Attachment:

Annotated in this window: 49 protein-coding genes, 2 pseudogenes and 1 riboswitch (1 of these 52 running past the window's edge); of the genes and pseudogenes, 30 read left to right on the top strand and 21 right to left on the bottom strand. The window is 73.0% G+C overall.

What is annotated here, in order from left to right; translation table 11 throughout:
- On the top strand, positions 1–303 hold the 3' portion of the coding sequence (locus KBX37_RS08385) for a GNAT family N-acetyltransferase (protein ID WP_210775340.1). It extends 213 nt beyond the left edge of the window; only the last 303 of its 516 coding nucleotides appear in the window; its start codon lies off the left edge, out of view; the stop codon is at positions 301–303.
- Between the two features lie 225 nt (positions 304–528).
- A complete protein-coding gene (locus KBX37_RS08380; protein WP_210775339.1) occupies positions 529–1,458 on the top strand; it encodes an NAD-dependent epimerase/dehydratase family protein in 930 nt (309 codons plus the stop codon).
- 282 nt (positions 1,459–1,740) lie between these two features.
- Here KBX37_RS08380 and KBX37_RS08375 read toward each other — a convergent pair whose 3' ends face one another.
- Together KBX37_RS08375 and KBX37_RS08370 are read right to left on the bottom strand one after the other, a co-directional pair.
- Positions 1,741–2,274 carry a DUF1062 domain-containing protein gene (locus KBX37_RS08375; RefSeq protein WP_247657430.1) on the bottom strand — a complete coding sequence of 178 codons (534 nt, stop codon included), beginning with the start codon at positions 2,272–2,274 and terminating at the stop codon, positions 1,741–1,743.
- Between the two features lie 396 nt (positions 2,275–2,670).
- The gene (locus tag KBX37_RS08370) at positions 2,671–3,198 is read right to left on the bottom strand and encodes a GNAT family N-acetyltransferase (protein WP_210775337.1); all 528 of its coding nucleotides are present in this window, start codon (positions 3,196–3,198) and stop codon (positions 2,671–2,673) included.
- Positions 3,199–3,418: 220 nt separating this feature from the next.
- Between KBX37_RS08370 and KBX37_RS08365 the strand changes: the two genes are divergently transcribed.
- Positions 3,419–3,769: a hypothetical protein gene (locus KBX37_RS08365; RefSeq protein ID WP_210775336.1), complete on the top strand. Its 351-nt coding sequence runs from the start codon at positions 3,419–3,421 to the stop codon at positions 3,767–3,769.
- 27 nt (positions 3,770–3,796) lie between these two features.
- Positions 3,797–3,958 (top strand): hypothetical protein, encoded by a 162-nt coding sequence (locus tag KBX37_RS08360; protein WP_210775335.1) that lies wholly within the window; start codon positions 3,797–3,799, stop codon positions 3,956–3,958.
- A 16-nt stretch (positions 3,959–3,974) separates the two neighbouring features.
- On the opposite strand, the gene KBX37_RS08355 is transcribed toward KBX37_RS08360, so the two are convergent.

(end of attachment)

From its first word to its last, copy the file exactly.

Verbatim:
Annotated in this window: 49 protein-coding genes, 2 pseudogenes and 1 riboswitch (1 of these 52 running past the window's edge); of the genes and pseudogenes, 30 read left to right on the top strand and 21 right to left on the bottom strand. The window is 73.0% G+C overall.

What is annotated here, in order from left to right; translation table 11 throughout:
- On the top strand, positions 1–303 hold the 3' portion of the coding sequence (locus KBX37_RS08385) for a GNAT family N-acetyltransferase (protein ID WP_210775340.1). It extends 213 nt beyond the left edge of the window; only the last 303 of its 516 coding nucleotides appear in the window; its start codon lies off the left edge, out of view; the stop codon is at positions 301–303.
- Between the two features lie 225 nt (positions 304–528).
- A complete protein-coding gene (locus KBX37_RS08380; protein WP_210775339.1) occupies positions 529–1,458 on the top strand; it encodes an NAD-dependent epimerase/dehydratase family protein in 930 nt (309 codons plus the stop codon).
- 282 nt (positions 1,459–1,740) lie between these two features.
- Here KBX37_RS08380 and KBX37_RS08375 read toward each other — a convergent pair whose 3' ends face one another.
- Together KBX37_RS08375 and KBX37_RS08370 are read right to left on the bottom strand one after the other, a co-directional pair.
- Positions 1,741–2,274 carry a DUF1062 domain-containing protein gene (locus KBX37_RS08375; RefSeq protein WP_247657430.1) on the bottom strand — a complete coding sequence of 178 codons (534 nt, stop codon included), beginning with the start codon at positions 2,272–2,274 and terminating at the stop codon, positions 1,741–1,743.
- Between the two features lie 396 nt (positions 2,275–2,670).
- The gene (locus tag KBX37_RS08370) at positions 2,671–3,198 is read right to left on the bottom strand and encodes a GNAT family N-acetyltransferase (protein WP_210775337.1); all 528 of its coding nucleotides are present in this window, start codon (positions 3,196–3,198) and stop codon (positions 2,671–2,673) included.
- Positions 3,199–3,418: 220 nt separating this feature from the next.
- Between KBX37_RS08370 and KBX37_RS08365 the strand changes: the two genes are divergently transcribed.
- Positions 3,419–3,769: a hypothetical protein gene (locus KBX37_RS08365; RefSeq protein ID WP_210775336.1), complete on the top strand. Its 351-nt coding sequence runs from the start codon at positions 3,419–3,421 to the stop codon at positions 3,767–3,769.
- 27 nt (positions 3,770–3,796) lie between these two features.
- Positions 3,797–3,958 (top strand): hypothetical protein, encoded by a 162-nt coding sequence (locus tag KBX37_RS08360; protein WP_210775335.1) that lies wholly within the window; start codon positions 3,797–3,799, stop codon positions 3,956–3,958.
- A 16-nt stretch (positions 3,959–3,974) separates the two neighbouring features.
- On the opposite strand, the gene KBX37_RS08355 is transcribed toward KBX37_RS08360, so the two are convergent.